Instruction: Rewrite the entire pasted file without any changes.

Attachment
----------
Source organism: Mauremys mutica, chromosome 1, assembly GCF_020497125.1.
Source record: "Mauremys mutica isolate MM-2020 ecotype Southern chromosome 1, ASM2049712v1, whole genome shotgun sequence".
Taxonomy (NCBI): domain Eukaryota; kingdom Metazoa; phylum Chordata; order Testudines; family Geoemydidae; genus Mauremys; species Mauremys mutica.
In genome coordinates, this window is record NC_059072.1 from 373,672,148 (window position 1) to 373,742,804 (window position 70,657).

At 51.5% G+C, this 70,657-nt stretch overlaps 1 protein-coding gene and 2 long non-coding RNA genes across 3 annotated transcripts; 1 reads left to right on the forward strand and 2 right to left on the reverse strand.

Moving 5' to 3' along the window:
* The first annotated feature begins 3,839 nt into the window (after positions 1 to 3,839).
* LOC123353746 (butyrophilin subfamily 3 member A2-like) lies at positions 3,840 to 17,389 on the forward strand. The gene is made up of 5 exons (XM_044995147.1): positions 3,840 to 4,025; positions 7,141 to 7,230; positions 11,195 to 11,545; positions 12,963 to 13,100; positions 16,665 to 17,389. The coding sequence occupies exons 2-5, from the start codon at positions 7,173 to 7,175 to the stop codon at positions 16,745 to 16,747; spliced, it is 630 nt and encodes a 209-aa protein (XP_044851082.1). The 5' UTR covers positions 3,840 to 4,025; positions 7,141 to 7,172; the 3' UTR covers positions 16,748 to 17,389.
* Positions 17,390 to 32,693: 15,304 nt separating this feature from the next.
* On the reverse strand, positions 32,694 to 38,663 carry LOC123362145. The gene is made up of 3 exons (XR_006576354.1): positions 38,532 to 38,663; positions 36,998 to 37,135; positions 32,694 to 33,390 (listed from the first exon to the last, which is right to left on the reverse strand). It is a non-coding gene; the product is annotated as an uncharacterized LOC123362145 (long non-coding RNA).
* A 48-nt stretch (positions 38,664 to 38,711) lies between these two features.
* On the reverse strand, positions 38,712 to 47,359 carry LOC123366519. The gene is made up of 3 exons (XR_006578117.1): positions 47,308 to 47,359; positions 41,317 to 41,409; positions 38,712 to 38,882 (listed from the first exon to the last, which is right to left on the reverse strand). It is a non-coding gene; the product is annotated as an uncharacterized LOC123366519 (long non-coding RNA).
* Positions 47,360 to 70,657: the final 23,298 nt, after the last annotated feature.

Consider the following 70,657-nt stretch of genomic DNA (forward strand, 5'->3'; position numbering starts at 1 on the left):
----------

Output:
Source organism: Mauremys mutica, chromosome 1, assembly GCF_020497125.1.
Source record: "Mauremys mutica isolate MM-2020 ecotype Southern chromosome 1, ASM2049712v1, whole genome shotgun sequence".
Taxonomy (NCBI): domain Eukaryota; kingdom Metazoa; phylum Chordata; order Testudines; family Geoemydidae; genus Mauremys; species Mauremys mutica.
In genome coordinates, this window is record NC_059072.1 from 373,672,148 (window position 1) to 373,742,804 (window position 70,657).

At 51.5% G+C, this 70,657-nt stretch overlaps 1 protein-coding gene and 2 long non-coding RNA genes across 3 annotated transcripts; 1 reads left to right on the forward strand and 2 right to left on the reverse strand.

Moving 5' to 3' along the window:
* The first annotated feature begins 3,839 nt into the window (after positions 1 to 3,839).
* LOC123353746 (butyrophilin subfamily 3 member A2-like) lies at positions 3,840 to 17,389 on the forward strand. The gene is made up of 5 exons (XM_044995147.1): positions 3,840 to 4,025; positions 7,141 to 7,230; positions 11,195 to 11,545; positions 12,963 to 13,100; positions 16,665 to 17,389. The coding sequence occupies exons 2-5, from the start codon at positions 7,173 to 7,175 to the stop codon at positions 16,745 to 16,747; spliced, it is 630 nt and encodes a 209-aa protein (XP_044851082.1). The 5' UTR covers positions 3,840 to 4,025; positions 7,141 to 7,172; the 3' UTR covers positions 16,748 to 17,389.
* Positions 17,390 to 32,693: 15,304 nt separating this feature from the next.
* On the reverse strand, positions 32,694 to 38,663 carry LOC123362145. The gene is made up of 3 exons (XR_006576354.1): positions 38,532 to 38,663; positions 36,998 to 37,135; positions 32,694 to 33,390 (listed from the first exon to the last, which is right to left on the reverse strand). It is a non-coding gene; the product is annotated as an uncharacterized LOC123362145 (long non-coding RNA).
* A 48-nt stretch (positions 38,664 to 38,711) lies between these two features.
* On the reverse strand, positions 38,712 to 47,359 carry LOC123366519. The gene is made up of 3 exons (XR_006578117.1): positions 47,308 to 47,359; positions 41,317 to 41,409; positions 38,712 to 38,882 (listed from the first exon to the last, which is right to left on the reverse strand). It is a non-coding gene; the product is annotated as an uncharacterized LOC123366519 (long non-coding RNA).
* Positions 47,360 to 70,657: the final 23,298 nt, after the last annotated feature.

Consider the following 70,657-nt stretch of genomic DNA (forward strand, 5'->3'; position numbering starts at 1 on the left):